Playing horseshoes is perfect for summer nights and days outside. A horseshoe pit is not something everyone has lying around though. Whether you lack a pit because you don’t play often enough or don’t have the right equipment, you luckily don’t necessarily need one to still participate.
Playing horseshoes can be done with one pit or even without a pit. All that’s necessary to play is a stake for the ground and some horseshoes. Without a pit, a stake can be driven into the grass or cemented down so it stays still. If only playing on one pit, players can use the same pit.
Here you can learn all about playing this game without an ideal setup, and even the rules, so keep reading to learn more!
How Do I Play Horseshoes without a Pit?
Typically, the game “horseshoes” is played with two sandpits, around 40 feet apart from each other, with a stake in the center of each pit. The pits are typically surrounded by wood holding them together and then a backboard behind it.
This doesn’t have to be the only way to play though. There are various methods to play the game, whether it’s in your backyard, if you’re camping, at a park, and the list goes on.
Here’s what you can use as a “pit” if you don’t have one:
Use The Ground To Play Horseshoes
The easiest way to play the game is by putting stakes into the grass. As long as you have sturdy stakes or something that can act like one, you should be able to play almost anywhere.
Use Cement To Play Horseshoes
- Say you don’t want to necessarily ruin your yard or have to put stuff directly into the ground.
- Well, one way you can still play is by cement holding the stakes up.
- This can be done with a bucket or container of some sort, filling it with cement, and then placing the stake in there.
- The cement will create a brick and the stakes won’t go anywhere when you throw the horseshoes.
It makes the game portable since you can move it around, bring it with you places, and you don’t have to do any damage to your yard. Cementing will take more work than just sticking a stake into the ground, but it makes playing horseshoes very convenient in the long run.
Playing Horseshoes With One Pit
You can play horseshoes with only one pit if you don’t have another one, or even if you just feel like it. Players can take turns using the same pit, and the horseshoes can be differentiated or removed after each play. It would be helpful in this scenario if the horseshoes were different colors for each team.
How to Make a Sand Horseshoes Pit
Pits are usually made with either loose soil, sawdust, sand, or blue clay. Although, sand is the easiest to get a hold of and is used most often. (source)
If you love the game and want to make a legit pit, here are some steps to do so.
Plan your layout
First, you’re going to plan out where to put the pit. Consider the size of your yard and find a place for each pit about 40 feet away from each other.
Building the pit frames
It’s best to use wood that is resistant to water, weather, and insects since it will stay outside. Buy four 2″ x 12″ x 8′ boards that will be used for both pits. Then, cut the boards to the required length either by table saw or circular saw. Using a power drill, attach them together with 3″ wood screws in each corner.
Dig and prepare the area
You’re going to want the frames a little below ground level, so dig down 4 inches in the ground where the pit will be. This makes it sturdier. Be sure it’s level, then add a 1-inch layer of sand on top of that.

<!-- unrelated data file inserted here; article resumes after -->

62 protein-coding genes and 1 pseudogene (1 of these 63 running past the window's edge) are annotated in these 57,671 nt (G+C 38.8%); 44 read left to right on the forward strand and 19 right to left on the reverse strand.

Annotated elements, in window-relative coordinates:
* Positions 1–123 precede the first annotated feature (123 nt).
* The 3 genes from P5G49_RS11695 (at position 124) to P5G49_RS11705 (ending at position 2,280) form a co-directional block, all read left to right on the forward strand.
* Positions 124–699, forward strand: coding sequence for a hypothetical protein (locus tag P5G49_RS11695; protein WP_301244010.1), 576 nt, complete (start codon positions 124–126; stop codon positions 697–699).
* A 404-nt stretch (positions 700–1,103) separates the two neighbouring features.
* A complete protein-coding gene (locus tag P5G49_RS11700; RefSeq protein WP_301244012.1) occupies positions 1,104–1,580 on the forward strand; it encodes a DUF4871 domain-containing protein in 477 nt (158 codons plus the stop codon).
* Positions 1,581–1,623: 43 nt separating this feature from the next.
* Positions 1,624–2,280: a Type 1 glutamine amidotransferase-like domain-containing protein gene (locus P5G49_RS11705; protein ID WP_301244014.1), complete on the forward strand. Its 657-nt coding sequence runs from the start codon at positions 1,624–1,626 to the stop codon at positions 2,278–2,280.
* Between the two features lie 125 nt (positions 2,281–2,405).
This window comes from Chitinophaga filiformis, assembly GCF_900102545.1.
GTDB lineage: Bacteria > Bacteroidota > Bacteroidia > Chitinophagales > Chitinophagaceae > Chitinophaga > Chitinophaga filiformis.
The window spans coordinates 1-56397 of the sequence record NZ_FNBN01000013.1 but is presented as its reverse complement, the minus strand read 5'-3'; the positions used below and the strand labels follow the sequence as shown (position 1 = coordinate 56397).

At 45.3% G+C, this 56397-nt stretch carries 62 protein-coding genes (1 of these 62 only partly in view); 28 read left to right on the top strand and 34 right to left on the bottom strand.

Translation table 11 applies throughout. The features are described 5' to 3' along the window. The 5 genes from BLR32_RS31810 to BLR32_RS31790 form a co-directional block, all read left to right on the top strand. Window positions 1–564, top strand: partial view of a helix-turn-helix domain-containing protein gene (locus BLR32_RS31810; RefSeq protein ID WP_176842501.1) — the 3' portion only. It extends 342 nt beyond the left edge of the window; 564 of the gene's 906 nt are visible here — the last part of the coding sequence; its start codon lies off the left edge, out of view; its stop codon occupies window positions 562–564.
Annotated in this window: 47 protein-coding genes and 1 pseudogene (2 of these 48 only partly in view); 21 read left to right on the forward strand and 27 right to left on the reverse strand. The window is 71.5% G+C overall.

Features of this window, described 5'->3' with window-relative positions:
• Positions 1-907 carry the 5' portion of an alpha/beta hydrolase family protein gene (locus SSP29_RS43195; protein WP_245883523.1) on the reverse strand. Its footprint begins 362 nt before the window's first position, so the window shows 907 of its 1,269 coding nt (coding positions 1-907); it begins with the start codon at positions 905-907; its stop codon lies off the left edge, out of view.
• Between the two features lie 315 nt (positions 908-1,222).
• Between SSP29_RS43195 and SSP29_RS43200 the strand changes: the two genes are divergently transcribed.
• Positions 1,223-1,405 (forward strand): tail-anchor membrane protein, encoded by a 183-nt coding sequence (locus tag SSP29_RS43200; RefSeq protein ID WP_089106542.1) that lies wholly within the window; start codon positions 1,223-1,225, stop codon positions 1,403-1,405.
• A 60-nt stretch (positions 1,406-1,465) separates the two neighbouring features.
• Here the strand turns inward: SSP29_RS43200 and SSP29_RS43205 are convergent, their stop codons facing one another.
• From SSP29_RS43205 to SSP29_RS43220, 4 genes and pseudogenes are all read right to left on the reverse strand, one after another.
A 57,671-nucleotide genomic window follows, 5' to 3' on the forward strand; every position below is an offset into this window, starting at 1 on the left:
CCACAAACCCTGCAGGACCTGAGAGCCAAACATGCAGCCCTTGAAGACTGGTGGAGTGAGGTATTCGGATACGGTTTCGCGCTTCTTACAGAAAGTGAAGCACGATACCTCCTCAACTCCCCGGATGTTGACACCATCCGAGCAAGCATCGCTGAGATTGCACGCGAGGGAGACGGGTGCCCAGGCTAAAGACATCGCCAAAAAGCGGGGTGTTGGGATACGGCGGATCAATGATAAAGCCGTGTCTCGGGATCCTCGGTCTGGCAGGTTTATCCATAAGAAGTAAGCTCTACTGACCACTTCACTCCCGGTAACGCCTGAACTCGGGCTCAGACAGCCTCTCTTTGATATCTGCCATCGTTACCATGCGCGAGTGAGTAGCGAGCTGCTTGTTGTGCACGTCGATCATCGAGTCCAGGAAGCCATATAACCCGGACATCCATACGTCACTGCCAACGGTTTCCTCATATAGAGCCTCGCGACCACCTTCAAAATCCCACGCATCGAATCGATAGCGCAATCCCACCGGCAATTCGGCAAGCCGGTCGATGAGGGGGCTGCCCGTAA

Cover the areas with landscape fabric and use shears or a utility knife to cut it to shape. This helps with drainage and prevents grass and weeds from growing through the pit.
Put in the frames
Place the frames onto each prepared area, using a rubber mallet to softly tap the top of the frames so that it fixes into place.
Set up your stakes
The stakes should be 1″ in diameter and 24″ in length. Using a mallet or sledgehammer, plunge the stakes into the ground leaving 15″ above ground. Leave a slight angle towards the opposite pit.
Fill the pit with sand
Now fill each pit with sand about halfway to the top. Some people recommend using play sand versus regular sand because it’s been sifted through and is cleaner.
Rules For Horseshoe
- Each player throws their two shoes and then the other player pitches their two after.
- When pitching a shoe, the player can’t cross the foul line.
- If playing in teams, half of them pitch from one stake, and the other half pitch from the other.
- A game can be played as a shoe limit game, where they throw 40 shoes. In this game, the player with the most points wins, and if there’s a tie then each person can take a half win or two-inning tiebreaker.
- A game can also be played as a point limit game, where 40 points can be played to.
- To be counted as points, any shoe has to be within one horseshoe width of the stake.
- The closest shoe to the stake gets one point.
- Two shoes that are closer than any of your opponents means you get two points.
- Leaners are worth 2 points.
- Ringers are 3 points and have to completely surround the stake where the ends can be touched with a straight edge without touching the stake.
- With the closest shoe and a ringer, that’s four points.
- When the opponent throws a ringer on top of yours, there are no points scored because it cancels out.
|Pitching platform||The area where players stand to pitch their horseshoes|
|Backboard||A blockade behind the pit that keeps the flying sand and shoes in place|
|Ringers||Horseshoes that are hooked on the stake and both ends of the shoe clear the stake|
|Leaners||The horseshoes that lean on the stake without hooking around it|